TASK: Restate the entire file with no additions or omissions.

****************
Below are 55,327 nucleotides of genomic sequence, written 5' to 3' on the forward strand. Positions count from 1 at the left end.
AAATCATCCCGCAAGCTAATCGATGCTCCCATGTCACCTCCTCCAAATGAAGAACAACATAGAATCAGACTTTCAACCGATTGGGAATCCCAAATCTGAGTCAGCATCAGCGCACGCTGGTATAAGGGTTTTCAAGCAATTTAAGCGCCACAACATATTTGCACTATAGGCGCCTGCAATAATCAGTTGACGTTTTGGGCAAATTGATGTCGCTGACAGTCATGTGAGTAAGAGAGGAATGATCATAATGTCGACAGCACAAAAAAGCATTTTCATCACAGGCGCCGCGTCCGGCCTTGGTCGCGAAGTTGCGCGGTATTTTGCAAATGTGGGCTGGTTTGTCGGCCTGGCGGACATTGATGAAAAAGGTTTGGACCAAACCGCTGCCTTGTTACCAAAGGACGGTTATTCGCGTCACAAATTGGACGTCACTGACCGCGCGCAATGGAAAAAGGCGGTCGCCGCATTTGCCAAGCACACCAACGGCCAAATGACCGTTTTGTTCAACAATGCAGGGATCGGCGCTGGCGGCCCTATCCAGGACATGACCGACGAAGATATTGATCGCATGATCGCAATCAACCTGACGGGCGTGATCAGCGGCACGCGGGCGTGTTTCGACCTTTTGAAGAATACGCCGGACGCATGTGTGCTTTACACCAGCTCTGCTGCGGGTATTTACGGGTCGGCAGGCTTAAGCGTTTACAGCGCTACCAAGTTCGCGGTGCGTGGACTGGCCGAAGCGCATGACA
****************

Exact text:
Below are 55,327 nucleotides of genomic sequence, written 5' to 3' on the forward strand. Positions count from 1 at the left end.
AAATCATCCCGCAAGCTAATCGATGCTCCCATGTCACCTCCTCCAAATGAAGAACAACATAGAATCAGACTTTCAACCGATTGGGAATCCCAAATCTGAGTCAGCATCAGCGCACGCTGGTATAAGGGTTTTCAAGCAATTTAAGCGCCACAACATATTTGCACTATAGGCGCCTGCAATAATCAGTTGACGTTTTGGGCAAATTGATGTCGCTGACAGTCATGTGAGTAAGAGAGGAATGATCATAATGTCGACAGCACAAAAAAGCATTTTCATCACAGGCGCCGCGTCCGGCCTTGGTCGCGAAGTTGCGCGGTATTTTGCAAATGTGGGCTGGTTTGTCGGCCTGGCGGACATTGATGAAAAAGGTTTGGACCAAACCGCTGCCTTGTTACCAAAGGACGGTTATTCGCGTCACAAATTGGACGTCACTGACCGCGCGCAATGGAAAAAGGCGGTCGCCGCATTTGCCAAGCACACCAACGGCCAAATGACCGTTTTGTTCAACAATGCAGGGATCGGCGCTGGCGGCCCTATCCAGGACATGACCGACGAAGATATTGATCGCATGATCGCAATCAACCTGACGGGCGTGATCAGCGGCACGCGGGCGTGTTTCGACCTTTTGAAGAATACGCCGGACGCATGTGTGCTTTACACCAGCTCTGCTGCGGGTATTTACGGGTCGGCAGGCTTAAGCGTTTACAGCGCTACCAAGTTCGCGGTGCGTGGACTGGCCGAAGCGCATGACA